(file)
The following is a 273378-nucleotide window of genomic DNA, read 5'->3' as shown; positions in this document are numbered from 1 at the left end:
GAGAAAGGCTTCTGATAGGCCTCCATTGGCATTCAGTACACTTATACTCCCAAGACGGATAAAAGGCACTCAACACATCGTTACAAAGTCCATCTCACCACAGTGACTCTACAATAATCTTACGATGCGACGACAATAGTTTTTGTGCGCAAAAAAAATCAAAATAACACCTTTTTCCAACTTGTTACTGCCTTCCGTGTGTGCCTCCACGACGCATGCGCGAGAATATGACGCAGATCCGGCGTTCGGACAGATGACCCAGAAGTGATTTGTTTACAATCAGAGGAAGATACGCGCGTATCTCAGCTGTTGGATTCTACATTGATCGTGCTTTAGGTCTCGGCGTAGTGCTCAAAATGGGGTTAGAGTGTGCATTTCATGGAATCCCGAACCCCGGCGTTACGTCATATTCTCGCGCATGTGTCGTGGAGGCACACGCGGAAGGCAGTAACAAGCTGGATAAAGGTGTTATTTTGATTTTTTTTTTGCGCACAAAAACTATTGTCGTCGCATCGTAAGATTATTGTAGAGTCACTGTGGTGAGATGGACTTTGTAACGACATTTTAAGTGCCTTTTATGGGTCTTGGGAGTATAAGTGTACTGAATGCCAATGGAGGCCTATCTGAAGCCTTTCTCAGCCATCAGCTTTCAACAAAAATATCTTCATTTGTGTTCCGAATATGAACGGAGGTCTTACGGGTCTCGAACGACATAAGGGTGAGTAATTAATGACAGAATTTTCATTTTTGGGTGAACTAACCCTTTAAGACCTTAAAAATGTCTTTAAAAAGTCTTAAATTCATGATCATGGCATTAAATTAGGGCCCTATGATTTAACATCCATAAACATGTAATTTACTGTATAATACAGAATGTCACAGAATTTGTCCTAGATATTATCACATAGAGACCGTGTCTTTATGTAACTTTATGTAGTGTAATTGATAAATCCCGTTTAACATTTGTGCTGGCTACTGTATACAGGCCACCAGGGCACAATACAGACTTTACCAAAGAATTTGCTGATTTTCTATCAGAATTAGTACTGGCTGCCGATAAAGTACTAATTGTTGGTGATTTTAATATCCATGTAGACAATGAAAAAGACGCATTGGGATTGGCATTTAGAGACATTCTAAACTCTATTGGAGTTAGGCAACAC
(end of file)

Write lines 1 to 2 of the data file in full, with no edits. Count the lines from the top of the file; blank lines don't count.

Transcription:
The following is a 273378-nucleotide window of genomic DNA, read 5'->3' as shown; positions in this document are numbered from 1 at the left end:
GAGAAAGGCTTCTGATAGGCCTCCATTGGCATTCAGTACACTTATACTCCCAAGACGGATAAAAGGCACTCAACACATCGTTACAAAGTCCATCTCACCACAGTGACTCTACAATAATCTTACGATGCGACGACAATAGTTTTTGTGCGCAAAAAAAATCAAAATAACACCTTTTTCCAACTTGTTACTGCCTTCCGTGTGTGCCTCCACGACGCATGCGCGAGAATATGACGCAGATCCGGCGTTCGGACAGATGACCCAGAAGTGATTTGTTTACAATCAGAGGAAGATACGCGCGTATCTCAGCTGTTGGATTCTACATTGATCGTGCTTTAGGTCTCGGCGTAGTGCTCAAAATGGGGTTAGAGTGTGCATTTCATGGAATCCCGAACCCCGGCGTTACGTCATATTCTCGCGCATGTGTCGTGGAGGCACACGCGGAAGGCAGTAACAAGCTGGATAAAGGTGTTATTTTGATTTTTTTTTTGCGCACAAAAACTATTGTCGTCGCATCGTAAGATTATTGTAGAGTCACTGTGGTGAGATGGACTTTGTAACGACATTTTAAGTGCCTTTTATGGGTCTTGGGAGTATAAGTGTACTGAATGCCAATGGAGGCCTATCTGAAGCCTTTCTCAGCCATCAGCTTTCAACAAAAATATCTTCATTTGTGTTCCGAATATGAACGGAGGTCTTACGGGTCTCGAACGACATAAGGGTGAGTAATTAATGACAGAATTTTCATTTTTGGGTGAACTAACCCTTTAAGACCTTAAAAATGTCTTTAAAAAGTCTTAAATTCATGATCATGGCATTAAATTAGGGCCCTATGATTTAACATCCATAAACATGTAATTTACTGTATAATACAGAATGTCACAGAATTTGTCCTAGATATTATCACATAGAGACCGTGTCTTTATGTAACTTTATGTAGTGTAATTGATAAATCCCGTTTAACATTTGTGCTGGCTACTGTATACAGGCCACCAGGGCACAATACAGACTTTACCAAAGAATTTGCTGATTTTCTATCAGAATTAGTACTGGCTGCCGATAAAGTACTAATTGTTGGTGATTTTAATATCCATGTAGACAATGAAAAAGACGCATTGGGATTGGCATTTAGAGACATTCTAAACTCTATTGGAGTTAGGCAACAC